THE THOUSAND KNOTS IN YOUR HEART
by T.T. Kwan and H.F. Jang
I would like to discuss the topic of how to attain happiness by untangling
the thousand knots in your heart.
The Heart Has A Thousand Knots.
Everybody lives in a unique environment. Some are luckier than others, but all
can and do think; think hard, thick far, think good thoughts, think
bad thoughts. However, if you, like many others, fail to guide your
thoughts properly, your thoughts often lead you to a dead end. You simply
create troubles from nothing - waves are aroused without wind. In other
words, your heart has a thousand knots.
What Makes It Knotty?
The main cause of all these knots in your heart is over the phenomenal man
and events. Among the people around you, some want to contribute to
you and others to claim compensation from you. The relationships are
difficult to comprehend. That is why in your mortal life you cannot
understand. The emotions which exist between people or which control
love and hate.
The material world around us is not everlasting, nor does form remain changed.
Value is assessed according to people's whims, and the function of
an object depends on the way it is used by people. The human body is
also a material object, which weakens with age. Materials are meant
to serve humans, but instead we pursue materials and willingly become
their servants or slaves. This gives rise to all our problems.
You self-centered personality is shaped through heaping up a multitude of
experiences from time immemorial in your heart and mind. Conditioned
by your instinct and customs, your mind-set in turn conditions your
good and bad deeds and your wise choices. Confronted by a variety of
people and events, it is only natural that you will respond in one of
several ways, with love, where you expect to possess it permanently,
and hence your greed; with hate, where you want your dislike to disappear
as soon as possible, and hence your anger; with pride, where you deem
yourself more superior than others, and hence your arrogance; with rejection,
where you are suspicious and distrustful, and hence your skepticism;
or withholding your own views with subjectivity and prejudice, and hence
All these mental phenomena, which account for various foolish ways of thinking,
are due to your failure to understand the real condition of people and
events and their causality. When insatiable demands are made on limited
opportunities, you are bound to be confronted by contradictions and
conflicts, and find thins going against you.
Untangling the Knots in Your Heart.
To untangle the knots in your heart, you must first of all understand how
causality works and understand that all phenomena are manifestations
of the mind. At the same time, you must open your heart and mind for
the benefit of yourself and your fellow beings, contemplating causality
through time spanning three (past, present and future) lives, and extending
your compassion to all sentient beings.
After all, causality in Buddhism has nothing to do with predestination, which
claims destiny cannot be changed, and renders the individual to passively
await what one's fate has pre-arranged for him or her. Neither does
causality mean one's past deeds always impact in the same way. Buddhist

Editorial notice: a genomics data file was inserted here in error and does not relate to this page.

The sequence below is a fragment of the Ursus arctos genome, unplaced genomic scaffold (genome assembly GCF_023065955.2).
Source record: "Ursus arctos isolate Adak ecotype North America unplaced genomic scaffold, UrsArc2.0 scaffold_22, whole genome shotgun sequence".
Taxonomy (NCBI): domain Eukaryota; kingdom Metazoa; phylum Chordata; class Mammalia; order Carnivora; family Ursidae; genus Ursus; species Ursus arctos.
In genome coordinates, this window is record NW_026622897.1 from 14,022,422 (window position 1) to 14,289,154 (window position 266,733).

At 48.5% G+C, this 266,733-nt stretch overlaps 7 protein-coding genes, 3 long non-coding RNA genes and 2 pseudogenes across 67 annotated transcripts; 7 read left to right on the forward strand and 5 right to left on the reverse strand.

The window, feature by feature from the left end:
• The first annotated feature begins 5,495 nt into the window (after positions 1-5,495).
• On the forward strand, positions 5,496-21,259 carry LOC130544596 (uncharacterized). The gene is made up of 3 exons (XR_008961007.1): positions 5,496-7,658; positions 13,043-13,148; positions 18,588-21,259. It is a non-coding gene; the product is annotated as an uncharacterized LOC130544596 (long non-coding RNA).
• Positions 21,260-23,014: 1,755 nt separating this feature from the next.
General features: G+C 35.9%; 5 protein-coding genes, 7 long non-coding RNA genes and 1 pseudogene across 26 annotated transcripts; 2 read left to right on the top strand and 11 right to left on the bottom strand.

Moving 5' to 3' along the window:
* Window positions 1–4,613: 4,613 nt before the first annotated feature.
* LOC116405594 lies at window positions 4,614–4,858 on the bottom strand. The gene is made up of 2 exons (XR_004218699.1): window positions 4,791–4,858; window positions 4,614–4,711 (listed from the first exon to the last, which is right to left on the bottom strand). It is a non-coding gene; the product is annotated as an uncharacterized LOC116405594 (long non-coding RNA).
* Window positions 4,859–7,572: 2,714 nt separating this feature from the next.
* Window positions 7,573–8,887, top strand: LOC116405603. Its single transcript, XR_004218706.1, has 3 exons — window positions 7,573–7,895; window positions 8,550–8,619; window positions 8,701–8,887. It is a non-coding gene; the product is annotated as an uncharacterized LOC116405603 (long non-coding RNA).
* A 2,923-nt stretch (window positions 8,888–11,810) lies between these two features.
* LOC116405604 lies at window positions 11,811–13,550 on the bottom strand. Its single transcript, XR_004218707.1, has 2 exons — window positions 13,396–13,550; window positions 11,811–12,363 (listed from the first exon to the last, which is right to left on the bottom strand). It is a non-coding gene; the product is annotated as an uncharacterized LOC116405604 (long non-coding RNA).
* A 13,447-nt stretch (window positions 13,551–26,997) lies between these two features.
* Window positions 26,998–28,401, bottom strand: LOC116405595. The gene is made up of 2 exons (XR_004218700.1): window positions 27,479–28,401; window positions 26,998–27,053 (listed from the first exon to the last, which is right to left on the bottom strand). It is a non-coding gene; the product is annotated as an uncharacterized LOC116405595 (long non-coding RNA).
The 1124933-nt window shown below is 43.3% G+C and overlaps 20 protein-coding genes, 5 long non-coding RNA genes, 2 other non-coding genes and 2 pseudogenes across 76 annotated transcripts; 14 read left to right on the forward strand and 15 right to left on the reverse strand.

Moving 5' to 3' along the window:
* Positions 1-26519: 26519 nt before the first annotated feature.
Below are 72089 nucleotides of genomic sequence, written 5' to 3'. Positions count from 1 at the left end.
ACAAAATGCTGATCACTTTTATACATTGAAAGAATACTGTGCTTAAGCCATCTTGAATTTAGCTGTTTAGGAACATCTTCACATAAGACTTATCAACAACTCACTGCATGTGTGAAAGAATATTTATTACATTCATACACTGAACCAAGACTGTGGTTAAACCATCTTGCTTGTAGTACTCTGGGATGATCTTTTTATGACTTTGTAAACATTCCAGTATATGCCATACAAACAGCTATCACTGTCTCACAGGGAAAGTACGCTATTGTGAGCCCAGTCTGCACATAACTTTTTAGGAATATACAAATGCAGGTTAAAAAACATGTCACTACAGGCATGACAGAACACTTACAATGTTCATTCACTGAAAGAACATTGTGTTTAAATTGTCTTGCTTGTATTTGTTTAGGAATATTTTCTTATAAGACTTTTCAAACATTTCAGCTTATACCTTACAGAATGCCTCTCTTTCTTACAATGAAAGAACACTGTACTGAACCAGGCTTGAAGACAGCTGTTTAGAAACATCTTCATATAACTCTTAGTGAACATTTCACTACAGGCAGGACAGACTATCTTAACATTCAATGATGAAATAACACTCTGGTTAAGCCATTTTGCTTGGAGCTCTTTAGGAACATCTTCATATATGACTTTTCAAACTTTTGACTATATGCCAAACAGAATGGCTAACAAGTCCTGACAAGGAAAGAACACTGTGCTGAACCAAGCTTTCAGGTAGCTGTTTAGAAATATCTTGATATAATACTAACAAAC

causality extends through three lives. That one is born rich or poor
is due to the honest, kind deeds or unkind, mean conduct accumulated
in his or her past lives. All aggressive individuals can go from rags
to riches and an arrogant person from riches to rags. This is the causality
you can see in your lifetime, and how you can change your environment.
If, by any chance, you don't see any retribution you yourself or others
in your or their lifetime for the good or bad you or they have done,
the truth is that no one will go unpunished of unrewarded in the end.
It is just that the time is not ripe yet. The chance of retribution
remains. Just keep your eyes on the future. Causality answers the doubts
about what may appear to be unjust on the surface in life, and motivates
you to create your own future.
All phenomena are manifestations of the mind. Your perception of the external
world (comfort or discomfort), your resultant feelings (pleasure or
displeasure) and emotional responses (love or hate) are all manifestations
of your mind. Other people or events cannot change these. When you are
in a pleasant mood, everything is unpleasant. On the other hand, when
you are in an unpleasant mood, everything is unpleasant. If you are
in a peaceful state of mind, you can adjust to all adversities, but
if you are filled with greed and anger, you will find even smooth sailing
unbearable. If your compassion prevails, you are lovable; in contrast,
if your anger prevails, you become detestable.
Mental knots have to be untangled in your heart and mind. Controlling
your greed, you'll always have a sense of abundance; abstaining from
anger, you'll be in happiness; abstaining from unreasoning passion,
you'll be free from trouble; abstaining from arrogance, you will always
be respected; abstaining from skepticism, you'll have easy access to
good teachers; abstaining from subjectivity, you'll meet worthy friends.
Only you yourself can master your own heart and mind. The Buddha teaches
us to cultivate the mind so that we'll always find happiness in an
imperturbable state of mind.
Understanding causality and being in control or your mind with help you to
untangle your mental knots and advance you self-development. Like others,
you are gregarious, you must put yourself in others' shoes so that you
can cultivate a charitable heart to make others happy, a sympathetic
heart to relieve others from suffering, a jubilant heart to share happiness
with others, and a giving heart to facilitate giving. It is not until
you open your heart and mind to others and make both yourself and others
happy that you are completely happy.